Friday, September 02, 2005

Feet Don't Fail Me Now

Pretty good week of surf.

On Tuesday the red tide came back with a vengeance in HB. With Zero visibility, it was pure cup-o-tea out there. You couldn't even see your feet. Not that I or anyone else cared. With clean conditions and waist to head high peaks up and down the beach (and not a jellyfish to be found), it was pure fun in the sun. There were even some barrels to be had.

However, by Thursday, the water had gone back to blue/green and the surf was still fun sized. Toss in the warm(er) water and hot sunshine, and HB was somehow resembling paradise.

I surfed not once, not twice, by THREE times yesterday.

(To all my bros in the workplace, all I can say is, "Fuck off, I'm also broke".)

Anyhow, on one of my waves I dropped in with a fucked up stance - feet in the wrong places, pointing the wrong directions, everything just completely mis-aligned. By the time I wiggled my feet into their proper places, the wave had petered out and all I had time to do was snake my way into the inside for a final (and only) turn.

But it got me to thinking about some observations people have made over the years regarding waves and how we ride them.


Once, when I was in high school, my friend Pete and I were surfing a little known beach break somewhere between Big Sur and Pacific Valley. We had spotted a lone guy tackling some rough-looking tubes and we decided to "bomb his zone" (as my old friend Nate used to say).

Not long after we paddled out, both Pete and the other guy paddled in. Not wanting to sit out there by myself with the Big Sur chapter of the Great White Society, I took the first decent looking set wave that came along, hoping to impress my friend and the random stranger sitting on the beach.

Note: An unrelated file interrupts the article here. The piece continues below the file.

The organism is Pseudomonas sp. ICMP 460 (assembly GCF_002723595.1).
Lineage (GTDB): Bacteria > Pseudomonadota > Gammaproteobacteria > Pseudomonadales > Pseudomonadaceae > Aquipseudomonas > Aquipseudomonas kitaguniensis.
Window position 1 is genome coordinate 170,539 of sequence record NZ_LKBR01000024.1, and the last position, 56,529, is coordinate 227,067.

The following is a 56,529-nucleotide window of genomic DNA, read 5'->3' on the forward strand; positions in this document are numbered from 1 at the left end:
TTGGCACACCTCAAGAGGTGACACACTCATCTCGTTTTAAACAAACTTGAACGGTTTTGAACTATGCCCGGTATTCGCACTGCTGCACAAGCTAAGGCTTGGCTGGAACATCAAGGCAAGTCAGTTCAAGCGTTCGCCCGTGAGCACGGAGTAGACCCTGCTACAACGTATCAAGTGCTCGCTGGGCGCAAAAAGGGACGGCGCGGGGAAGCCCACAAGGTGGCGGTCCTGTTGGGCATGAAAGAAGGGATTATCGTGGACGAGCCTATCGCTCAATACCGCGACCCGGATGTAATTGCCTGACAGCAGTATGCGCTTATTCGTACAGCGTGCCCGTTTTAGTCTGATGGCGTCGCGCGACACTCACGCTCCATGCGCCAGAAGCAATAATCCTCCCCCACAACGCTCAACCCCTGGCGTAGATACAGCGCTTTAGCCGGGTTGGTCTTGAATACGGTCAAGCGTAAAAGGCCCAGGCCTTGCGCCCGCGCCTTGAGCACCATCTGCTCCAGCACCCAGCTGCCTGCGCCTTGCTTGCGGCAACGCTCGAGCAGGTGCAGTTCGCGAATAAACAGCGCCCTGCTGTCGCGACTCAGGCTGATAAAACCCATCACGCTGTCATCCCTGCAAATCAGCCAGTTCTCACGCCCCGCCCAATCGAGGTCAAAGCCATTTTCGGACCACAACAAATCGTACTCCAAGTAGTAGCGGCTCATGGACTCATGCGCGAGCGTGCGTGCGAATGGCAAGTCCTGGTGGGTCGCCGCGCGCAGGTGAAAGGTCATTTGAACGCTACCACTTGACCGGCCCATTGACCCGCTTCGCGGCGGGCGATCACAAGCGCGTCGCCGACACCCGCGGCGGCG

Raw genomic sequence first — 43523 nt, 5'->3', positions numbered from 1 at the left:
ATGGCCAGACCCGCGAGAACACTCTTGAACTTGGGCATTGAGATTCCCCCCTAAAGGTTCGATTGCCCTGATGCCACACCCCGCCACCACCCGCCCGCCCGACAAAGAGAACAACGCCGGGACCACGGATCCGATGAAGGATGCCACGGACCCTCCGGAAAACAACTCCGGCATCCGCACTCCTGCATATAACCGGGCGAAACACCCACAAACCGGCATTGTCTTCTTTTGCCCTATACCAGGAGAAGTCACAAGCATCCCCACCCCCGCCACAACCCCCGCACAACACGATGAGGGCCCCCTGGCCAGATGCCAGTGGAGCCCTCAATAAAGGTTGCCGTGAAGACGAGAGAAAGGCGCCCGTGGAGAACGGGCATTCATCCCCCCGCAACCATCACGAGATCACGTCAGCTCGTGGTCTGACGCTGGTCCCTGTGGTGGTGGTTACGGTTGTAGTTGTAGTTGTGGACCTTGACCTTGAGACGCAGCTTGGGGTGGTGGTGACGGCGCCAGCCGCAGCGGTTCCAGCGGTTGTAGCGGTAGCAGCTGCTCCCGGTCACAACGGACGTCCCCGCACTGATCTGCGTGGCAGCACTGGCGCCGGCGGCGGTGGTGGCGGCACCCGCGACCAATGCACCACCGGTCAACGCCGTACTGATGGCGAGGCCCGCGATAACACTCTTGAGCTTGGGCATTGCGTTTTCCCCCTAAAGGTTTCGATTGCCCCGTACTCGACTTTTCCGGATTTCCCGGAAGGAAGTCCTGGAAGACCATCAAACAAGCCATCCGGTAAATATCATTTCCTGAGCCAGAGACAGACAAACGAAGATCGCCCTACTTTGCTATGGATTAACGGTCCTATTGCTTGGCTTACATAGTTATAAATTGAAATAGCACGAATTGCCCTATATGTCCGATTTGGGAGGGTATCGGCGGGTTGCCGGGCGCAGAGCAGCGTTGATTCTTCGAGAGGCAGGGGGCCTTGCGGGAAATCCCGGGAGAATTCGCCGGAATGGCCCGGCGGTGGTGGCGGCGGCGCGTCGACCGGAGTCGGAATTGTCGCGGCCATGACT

I dropped in, feet in the completely wrong spot but firmly glued to the deck of my board, booties and freshly combed wax fused together in a death-embrace worthy of Herbie Fletcher's wet traction dreams.

I had wanted to race ahead of the wave, doing swooping carves and eliciting wild hoots from the boys. Instead I stood hunched over, staring at my feet, trying to will them from their positions as the wave simply ferried me along like pimpled dayglo driftwood.

Bummed and embarrassed I walked up to my friend, smiled and nodded goodbye to the dude on the beach, and we trudged back to our car.

"That guy was impressed," Pete said to me.


"Yeah, he said you surfed close to the pocket."

"Um, really?"

"Yeah, he said most guys don't have the balls to surf like that."

"Cool. I uh, yeah...I, um...yeah, that's just how I surf. In the pocket. Yup."

While I had been completely focused on uprooting my feet, I completely missed the fact that I had been stalling in the pocket of a semi-hollow freight train.

I charged that last wave, in spite of myself.


Maybe a year or two later my Dad came down to the beach to watch me surf.